Lt. Colonel Jevon Nicklin

Jevon Albert "Jeff" Nicklin was born December 10, 1914, at Fort William, Ontario. He was the son of Percy Harold and Eva Louise Nicklin.  Jeff was raised during the great depression and learned from a young age the importance of a good work ethic. 

Jeff during his teen years was a natural athlete and excelled at team sports and became a football sensation.  He was an all-star with the Winnipeg Blue Bombers and was part of the team’s Grey Cup victories in both 1935 and 1939.  World War 2 was in full momentum and he cut his career short in order to enlist with the Royal Winnipeg Rifles as a young officer.  Jeff would then marry his longtime girlfriend Mary Eileen Nicklin on September 14, 1940, later settling in Port Credit, Ontario.

It wasn’t long before Jeff was identified to participate in the rigorous training to become a paratrooper.  He was sent to the parachute school in Fort Benning, Georgia, U.S.A.  He proudly graduated on December 12, 1942, and joined the ranks of the elite airborne troops and posted to the newly formed 1st Canadian Parachute Battalion. He later joined the Battalion overseas in England where he would train with the 6th Airborne Division for several months in preparation for Operation Overlord.  

On June 6, 1944, Jeff parachuted into Normandy during Operation Overlord, one of the first to land in Normandy on D Day and his leadership led to him being Mentioned in Dispatches.  He was wounded on July 23, 1944, and spent a short time in hospital. Jeff would later serve in the Ardennes with the battalion, also known as the Battle of the Bulge.  Jeff, known as Lieutenant Colonel Nicklin to his men, took over command of the 1st Canadian Parachute Battalion just prior to November 1, 1944, and under his command, he increased the Battalion's overall efficiency and leadership as a well-established fighting unit.

His second operational jump was during a daring daytime insertion during Operation Varsity (The Rhine Crossing) on March 24, 1945. Unfortunately, Lt Col Nicklin’s parachute got caught in trees on landing, close to an enemy machinegun position and he was shot as he hung there. He was 30 years old. His body was recovered two days later and he was given a field burial conducted by Captain Douglas Candy, Padre with 1st Canadian Parachute Battalion.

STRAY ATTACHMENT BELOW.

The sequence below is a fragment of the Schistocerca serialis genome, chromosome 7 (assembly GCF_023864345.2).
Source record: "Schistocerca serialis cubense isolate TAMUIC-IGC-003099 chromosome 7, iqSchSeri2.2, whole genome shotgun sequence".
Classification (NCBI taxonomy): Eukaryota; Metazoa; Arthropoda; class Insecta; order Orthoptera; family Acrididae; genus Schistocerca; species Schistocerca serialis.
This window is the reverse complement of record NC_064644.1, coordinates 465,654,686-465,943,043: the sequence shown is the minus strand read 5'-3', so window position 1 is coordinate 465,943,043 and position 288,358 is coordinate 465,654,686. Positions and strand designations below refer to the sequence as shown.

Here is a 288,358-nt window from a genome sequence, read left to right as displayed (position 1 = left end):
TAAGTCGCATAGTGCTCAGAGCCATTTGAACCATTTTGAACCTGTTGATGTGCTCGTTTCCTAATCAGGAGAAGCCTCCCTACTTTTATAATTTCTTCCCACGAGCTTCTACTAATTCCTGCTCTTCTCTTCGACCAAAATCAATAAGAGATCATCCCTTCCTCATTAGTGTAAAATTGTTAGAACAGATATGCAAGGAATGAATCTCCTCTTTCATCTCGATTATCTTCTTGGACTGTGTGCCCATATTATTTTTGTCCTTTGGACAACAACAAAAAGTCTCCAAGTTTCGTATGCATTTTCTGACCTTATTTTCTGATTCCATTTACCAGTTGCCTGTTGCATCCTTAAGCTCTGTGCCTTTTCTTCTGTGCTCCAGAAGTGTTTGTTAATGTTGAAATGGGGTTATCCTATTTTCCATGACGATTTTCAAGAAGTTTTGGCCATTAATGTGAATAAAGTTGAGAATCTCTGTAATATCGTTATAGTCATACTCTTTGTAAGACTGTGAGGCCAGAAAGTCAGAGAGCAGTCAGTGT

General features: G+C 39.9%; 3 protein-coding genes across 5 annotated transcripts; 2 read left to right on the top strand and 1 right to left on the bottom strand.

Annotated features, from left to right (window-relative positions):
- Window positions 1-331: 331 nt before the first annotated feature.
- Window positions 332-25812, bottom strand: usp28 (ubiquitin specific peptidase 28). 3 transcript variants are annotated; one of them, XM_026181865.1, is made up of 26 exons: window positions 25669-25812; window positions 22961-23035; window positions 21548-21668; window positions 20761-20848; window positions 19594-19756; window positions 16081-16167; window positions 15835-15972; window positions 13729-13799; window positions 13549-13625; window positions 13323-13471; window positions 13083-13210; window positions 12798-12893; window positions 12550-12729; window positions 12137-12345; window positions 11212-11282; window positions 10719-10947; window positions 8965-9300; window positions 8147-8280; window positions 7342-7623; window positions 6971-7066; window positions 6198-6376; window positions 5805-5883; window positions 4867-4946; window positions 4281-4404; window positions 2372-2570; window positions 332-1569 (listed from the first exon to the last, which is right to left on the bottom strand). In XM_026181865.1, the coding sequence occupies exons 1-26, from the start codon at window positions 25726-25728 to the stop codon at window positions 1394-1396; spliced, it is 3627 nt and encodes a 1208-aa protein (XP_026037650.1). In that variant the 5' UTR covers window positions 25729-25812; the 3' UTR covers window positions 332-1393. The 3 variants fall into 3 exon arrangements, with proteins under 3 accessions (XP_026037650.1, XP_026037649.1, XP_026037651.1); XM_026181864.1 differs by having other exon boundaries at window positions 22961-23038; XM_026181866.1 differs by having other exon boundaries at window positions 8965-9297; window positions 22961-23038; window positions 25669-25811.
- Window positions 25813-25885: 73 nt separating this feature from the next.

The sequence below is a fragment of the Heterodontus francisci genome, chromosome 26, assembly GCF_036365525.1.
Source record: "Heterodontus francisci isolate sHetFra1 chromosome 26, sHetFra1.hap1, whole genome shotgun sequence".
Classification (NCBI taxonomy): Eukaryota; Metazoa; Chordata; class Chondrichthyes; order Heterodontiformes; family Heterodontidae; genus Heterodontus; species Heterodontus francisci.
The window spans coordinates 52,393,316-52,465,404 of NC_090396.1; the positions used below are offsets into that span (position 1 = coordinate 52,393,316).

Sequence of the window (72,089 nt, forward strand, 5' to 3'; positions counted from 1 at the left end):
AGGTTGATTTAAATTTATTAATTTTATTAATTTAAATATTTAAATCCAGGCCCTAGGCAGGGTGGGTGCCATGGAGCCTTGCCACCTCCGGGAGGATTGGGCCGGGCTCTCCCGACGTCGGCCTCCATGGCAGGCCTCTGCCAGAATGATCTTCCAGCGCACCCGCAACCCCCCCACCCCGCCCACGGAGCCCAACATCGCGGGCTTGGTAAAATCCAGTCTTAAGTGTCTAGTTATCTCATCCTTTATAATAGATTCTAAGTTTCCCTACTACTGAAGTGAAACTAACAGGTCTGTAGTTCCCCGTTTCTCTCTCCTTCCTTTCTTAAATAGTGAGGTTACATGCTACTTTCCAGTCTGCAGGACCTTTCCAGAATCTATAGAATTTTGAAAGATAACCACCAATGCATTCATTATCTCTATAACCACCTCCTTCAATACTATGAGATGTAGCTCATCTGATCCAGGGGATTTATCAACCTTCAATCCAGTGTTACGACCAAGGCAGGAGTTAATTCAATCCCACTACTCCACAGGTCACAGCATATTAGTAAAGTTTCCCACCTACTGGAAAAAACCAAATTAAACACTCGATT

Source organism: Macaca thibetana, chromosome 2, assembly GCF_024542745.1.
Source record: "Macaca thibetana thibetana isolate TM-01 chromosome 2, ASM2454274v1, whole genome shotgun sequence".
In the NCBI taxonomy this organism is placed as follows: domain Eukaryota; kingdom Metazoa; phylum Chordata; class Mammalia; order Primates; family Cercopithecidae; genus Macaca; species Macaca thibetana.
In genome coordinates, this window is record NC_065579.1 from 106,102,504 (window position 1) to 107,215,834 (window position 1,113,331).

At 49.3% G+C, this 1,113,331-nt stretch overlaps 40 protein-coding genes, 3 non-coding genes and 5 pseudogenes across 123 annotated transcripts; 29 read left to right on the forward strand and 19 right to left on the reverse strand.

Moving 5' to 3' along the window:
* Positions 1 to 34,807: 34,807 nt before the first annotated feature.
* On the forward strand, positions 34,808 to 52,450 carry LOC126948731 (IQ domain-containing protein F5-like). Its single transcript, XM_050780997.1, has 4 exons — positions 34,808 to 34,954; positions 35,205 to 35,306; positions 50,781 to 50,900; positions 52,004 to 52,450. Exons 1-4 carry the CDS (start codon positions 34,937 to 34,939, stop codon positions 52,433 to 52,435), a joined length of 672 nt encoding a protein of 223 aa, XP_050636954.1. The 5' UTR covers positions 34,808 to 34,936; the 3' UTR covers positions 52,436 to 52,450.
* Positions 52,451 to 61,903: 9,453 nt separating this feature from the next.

Lt Col Nicklin is now buried at Groesbeek Canadian War Cemetery, near Arnhem.  After the war, the 1st Canadian Parachute Battalion Association created the Jeff Nicklin Memorial Trophy which is awarded by the Canadian Football League to the most outstanding player in the Western Conference.  If you have read the biography of Lt Col Jevon "Jeff" Albert Nicklin, then you have kept his memory alive.

Credit to Library and Archives Canada

Lt Col Nicklin

Sten MkV Submachine Gun

The Sten submachine gun can be found in several models, the one pictured here is a Sten MKV, produced for the Paratroopers. It was an inexpensive firearm to produce, costing less than $10.00 per unit. It chambered a 9mm cartridge with a firing rate of 550 rounds per minute and an effective range of 100 yards. Also shown is a magazine pouch or bandolier that allowed a soldier to carry an additional 30 round magazines. Lt Col Nicklin trained and carried a similar Sten MkV Submachine gun during his service in Europe.